In 2004, Burnam and two other dog handler veterans pursued the idea in earnest, forming the John Burnam Monument Foundation Inc. But it took two more years, until he met Rep. Walter B. Jones, R-N.C., that the monument project started to take shape.

In 2007, Jones introduced legislation authorizing establishment of the monument. Passed unanimously by Congress, it was signed the next year by President George W. Bush, then amended and signed by President Barack Obama.

Burnam designed the monument, which depicts the modern military handler and four dogs — a Doberman, German shepherd, Labrador retriever and Belgian Malinois, all breeds used in wars.

The silicon bronze handler stands more than 9 feet tall and weighs 1,500 pounds. Each dog is about 5 feet tall and weighs 550 pounds. Burnam called them "hero-sized."

The figures will stand on a pedestal, in front of a large granite wall. One side of the wall will have photos etched in black marble veneer showing dog teams in combat from the different wars. The other side will have an inscription written by Burnam.

The sculptor, Paula Slater, said it was the largest and most complex monument she had ever done. She worked for thousands of hours, saying that finishing a project of that size "is like giving birth to a baby — five of them."

The money for the monument came slowly. Burnam made one of many fundraising pitches on the reality TV show "Who Let the Dogs Out," featuring Tillman, the skateboarding, surfing and snowboarding bulldog. The president of Natural Balance Pet Foods Inc., the company that Tillman represents, attended the show taping and volunteered to pitch in more than $1 million.

"Don’t do a thing. Natural Balance and Petco (Animal Supplies Inc.) will take care of it," Joey Herrick said. To raise funds for the monument and its maintenance, Natural Balance created a jerky bark treat sold by Petco. Maddie’s Fund, a family-funded pet rescue foundation, also signed on as a corporate sponsor.

The public will get a sneak peak of the monument at the Tournament of Roses parade in Pasadena on Jan. 1, when a floral replica will be used as Natural Balance’s float. Burnam, dogs and handlers from every military service branch will ride on it.

When the float goes on display afterward at Victory Park, the real bronze monument will make its public debut next to it, Herrick said. Then the bronze monument will go on tour as it heads to Lackland Air Force Base in San Antonio. The location was chosen as the site for the monument because that’s where most of the nation’s military’s dogs are trained.

Meanwhile, Tillman, the dog that helped get Burnam the monument funding, is also getting personal recognition for his military service. For his work entertaining troops at bases and for going through a mini Marine boot camp, the athletic bulldog has been made an honorary private 1st class.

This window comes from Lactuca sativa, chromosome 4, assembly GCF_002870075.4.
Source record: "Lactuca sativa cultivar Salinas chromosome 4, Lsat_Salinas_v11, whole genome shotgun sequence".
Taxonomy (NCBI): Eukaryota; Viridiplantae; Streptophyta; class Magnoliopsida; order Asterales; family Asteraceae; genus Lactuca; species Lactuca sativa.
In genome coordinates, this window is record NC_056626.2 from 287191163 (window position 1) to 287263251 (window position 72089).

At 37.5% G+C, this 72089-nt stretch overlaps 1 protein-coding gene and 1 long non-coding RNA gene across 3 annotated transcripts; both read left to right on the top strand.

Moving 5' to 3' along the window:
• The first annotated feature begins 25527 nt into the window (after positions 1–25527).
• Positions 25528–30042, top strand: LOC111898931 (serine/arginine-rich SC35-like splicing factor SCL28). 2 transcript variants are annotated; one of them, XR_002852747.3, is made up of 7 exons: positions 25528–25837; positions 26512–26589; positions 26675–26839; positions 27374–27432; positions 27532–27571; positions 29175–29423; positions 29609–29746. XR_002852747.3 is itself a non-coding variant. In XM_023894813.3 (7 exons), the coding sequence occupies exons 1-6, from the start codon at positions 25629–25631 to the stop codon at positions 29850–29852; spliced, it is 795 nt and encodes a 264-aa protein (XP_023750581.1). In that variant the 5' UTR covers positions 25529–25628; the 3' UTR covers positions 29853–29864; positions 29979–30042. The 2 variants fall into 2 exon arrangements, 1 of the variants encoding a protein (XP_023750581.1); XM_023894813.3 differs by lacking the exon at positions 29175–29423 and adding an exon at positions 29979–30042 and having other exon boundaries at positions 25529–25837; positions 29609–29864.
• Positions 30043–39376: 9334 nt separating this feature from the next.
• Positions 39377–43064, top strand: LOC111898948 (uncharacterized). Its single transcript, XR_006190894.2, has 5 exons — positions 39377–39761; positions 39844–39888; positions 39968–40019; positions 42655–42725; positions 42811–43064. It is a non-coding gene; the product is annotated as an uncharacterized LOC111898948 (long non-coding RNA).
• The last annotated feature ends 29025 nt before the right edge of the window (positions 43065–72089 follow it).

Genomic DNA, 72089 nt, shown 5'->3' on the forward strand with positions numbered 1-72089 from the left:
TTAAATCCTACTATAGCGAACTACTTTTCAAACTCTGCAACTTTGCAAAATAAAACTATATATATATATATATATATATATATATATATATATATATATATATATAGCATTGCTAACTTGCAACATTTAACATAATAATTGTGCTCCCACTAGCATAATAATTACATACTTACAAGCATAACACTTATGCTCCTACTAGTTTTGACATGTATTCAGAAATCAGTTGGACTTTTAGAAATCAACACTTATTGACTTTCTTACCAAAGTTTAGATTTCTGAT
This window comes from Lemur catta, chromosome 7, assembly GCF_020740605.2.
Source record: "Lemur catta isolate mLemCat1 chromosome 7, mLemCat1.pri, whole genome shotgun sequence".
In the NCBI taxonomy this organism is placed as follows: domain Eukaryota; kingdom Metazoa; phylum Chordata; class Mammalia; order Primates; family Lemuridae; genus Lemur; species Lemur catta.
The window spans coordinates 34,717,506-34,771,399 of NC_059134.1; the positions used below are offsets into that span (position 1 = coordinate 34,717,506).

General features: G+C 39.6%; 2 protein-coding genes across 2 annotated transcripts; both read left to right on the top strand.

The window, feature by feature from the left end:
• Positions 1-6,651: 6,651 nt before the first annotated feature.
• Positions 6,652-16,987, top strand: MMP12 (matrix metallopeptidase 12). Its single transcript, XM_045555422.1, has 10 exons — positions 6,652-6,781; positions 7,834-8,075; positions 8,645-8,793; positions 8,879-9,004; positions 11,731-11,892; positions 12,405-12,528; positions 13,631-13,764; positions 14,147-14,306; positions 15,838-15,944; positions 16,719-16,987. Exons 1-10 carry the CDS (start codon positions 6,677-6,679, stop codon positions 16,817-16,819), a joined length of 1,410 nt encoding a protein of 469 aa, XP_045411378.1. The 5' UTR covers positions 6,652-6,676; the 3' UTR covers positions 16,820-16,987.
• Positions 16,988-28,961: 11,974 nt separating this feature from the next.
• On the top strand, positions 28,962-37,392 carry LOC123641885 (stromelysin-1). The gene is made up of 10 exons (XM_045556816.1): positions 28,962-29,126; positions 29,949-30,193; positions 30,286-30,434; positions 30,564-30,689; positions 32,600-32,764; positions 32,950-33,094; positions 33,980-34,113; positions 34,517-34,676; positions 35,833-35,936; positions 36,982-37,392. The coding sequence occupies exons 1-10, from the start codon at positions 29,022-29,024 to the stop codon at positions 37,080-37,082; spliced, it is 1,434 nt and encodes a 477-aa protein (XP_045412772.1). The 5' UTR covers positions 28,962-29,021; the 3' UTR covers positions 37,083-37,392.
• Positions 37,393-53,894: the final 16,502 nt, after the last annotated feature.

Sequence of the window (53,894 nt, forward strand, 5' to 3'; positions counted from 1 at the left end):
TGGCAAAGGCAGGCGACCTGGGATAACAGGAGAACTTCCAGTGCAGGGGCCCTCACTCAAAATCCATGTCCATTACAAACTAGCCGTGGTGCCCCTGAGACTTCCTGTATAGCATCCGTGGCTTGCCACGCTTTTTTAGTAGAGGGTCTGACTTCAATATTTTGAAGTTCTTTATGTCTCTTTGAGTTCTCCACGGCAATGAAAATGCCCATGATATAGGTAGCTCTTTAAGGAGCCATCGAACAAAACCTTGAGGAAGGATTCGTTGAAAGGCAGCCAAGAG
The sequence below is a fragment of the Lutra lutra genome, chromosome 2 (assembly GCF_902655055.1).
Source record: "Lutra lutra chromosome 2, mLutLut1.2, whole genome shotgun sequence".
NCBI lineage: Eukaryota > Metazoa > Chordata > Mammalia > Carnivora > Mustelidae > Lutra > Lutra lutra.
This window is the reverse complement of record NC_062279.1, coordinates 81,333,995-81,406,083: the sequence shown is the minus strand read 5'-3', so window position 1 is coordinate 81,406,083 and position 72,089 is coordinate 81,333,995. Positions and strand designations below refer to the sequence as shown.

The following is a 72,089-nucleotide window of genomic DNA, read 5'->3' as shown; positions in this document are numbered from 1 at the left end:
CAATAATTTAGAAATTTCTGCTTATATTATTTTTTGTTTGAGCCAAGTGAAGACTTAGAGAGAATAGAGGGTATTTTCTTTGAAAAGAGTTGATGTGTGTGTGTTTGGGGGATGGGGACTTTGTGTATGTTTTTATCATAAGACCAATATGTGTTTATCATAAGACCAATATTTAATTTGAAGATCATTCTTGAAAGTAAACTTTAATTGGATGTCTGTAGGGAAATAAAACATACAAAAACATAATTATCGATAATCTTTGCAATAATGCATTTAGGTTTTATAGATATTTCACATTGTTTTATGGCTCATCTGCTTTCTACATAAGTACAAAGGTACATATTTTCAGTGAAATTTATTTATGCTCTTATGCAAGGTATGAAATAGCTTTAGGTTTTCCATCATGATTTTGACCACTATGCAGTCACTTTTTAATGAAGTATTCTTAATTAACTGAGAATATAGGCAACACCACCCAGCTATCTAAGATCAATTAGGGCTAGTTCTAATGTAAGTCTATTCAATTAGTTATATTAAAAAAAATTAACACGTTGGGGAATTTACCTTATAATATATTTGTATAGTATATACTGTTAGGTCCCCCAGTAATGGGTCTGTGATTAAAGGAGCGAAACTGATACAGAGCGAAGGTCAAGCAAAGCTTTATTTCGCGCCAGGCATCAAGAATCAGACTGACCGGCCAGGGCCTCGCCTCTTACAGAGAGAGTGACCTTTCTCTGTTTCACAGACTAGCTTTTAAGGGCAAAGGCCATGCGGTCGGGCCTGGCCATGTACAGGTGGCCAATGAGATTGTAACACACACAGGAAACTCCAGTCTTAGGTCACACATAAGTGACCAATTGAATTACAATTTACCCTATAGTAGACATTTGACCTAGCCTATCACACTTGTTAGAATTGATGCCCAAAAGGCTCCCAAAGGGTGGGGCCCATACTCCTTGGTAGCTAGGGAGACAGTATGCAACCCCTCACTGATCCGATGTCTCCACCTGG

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November 12, 2012 Posted by | animal behavior, Animal or Pet Related Stories, animals, Dogs, Dogs, Holidays With Pets, If Animlas Could Talk..., Just One More Pet, Man's Best Friend, NO KILL NATION, Pet and Animal Training, Political Change, Service and Military Animals, Toughen Animal Abuse Laws and Sentences, We Are All God's Creatures, Working and Military Dogs and Related | , , , , , , , | 11 Comments

Slain Marine’s service dog dies.. (Sad story.. Pictures of Lex and Lee)

Sad story.

According to AP..

Lex a bomb-sniffing military dog " that made national headlines when he was adopted by a fallen Marine’s family has died of cancer."

Back in 2007

" .. a rocket explosion in Iraq killed Cpl. Dustin Lee and injured his canine partner, Lex. The German shepherd, struck with shrapnel and whimpering from his own injuries, stayed by Lee’s side on the battlefield. Medics had to pull Lex away" from the body of Lee.

According to AP..

" Lee and Lex had worked closely together, scouring roads for explosives and sleeping together at night. When Lee died, his family spent months lobbying for permission to adopt the dog."

" A Marines spokesman said Lex died March 25th. He had been undergoing treatment at the Mississippi State University veterinary school.

In the final years of his life, Lex lived in Quitman, a small town in east Mississippi.

There, he provided a different kind of service: comfort.

See it – Link it:

ajc article  -  Originally Published Friday, April 20, 2012 9:08 PM by godogs  -  Attachment(s): lee4.jpg – cross-posted at Ken Malloy’s Blog  – h/t to MJ

April 21, 2012 Posted by | Adopt Just One More Pet, Animal or Pet Related Stories, Dogs, Dogs, Just One More Pet, Man's Best Friend, Service and Military Animals, Unusual Stories, We Are All God's Creatures | , , , , , , , , | 9 Comments

Honoring military dogs on Veteran’s Day

Today is Veteran’s Day, when the country honors the service men and women who have given up so much to ensure our freedom. And right alongside those human warriors canine soldiers offer service, trained to protect the troops and keep them from harm.

On Nov. 7 a special ceremony was held on Capitol Hill with the American Humane Association, a Tribute to War Heroes on Both Ends of the Leash.

The reception was made possible by Virginia Congressman Jim Moran, the co-chair of the Congressional Animal Protection Caucus. Rep. Moran represents Virgina’s 8th district, which includes Alexandria, Arlington, Fairfax County, Reston and Falls Church.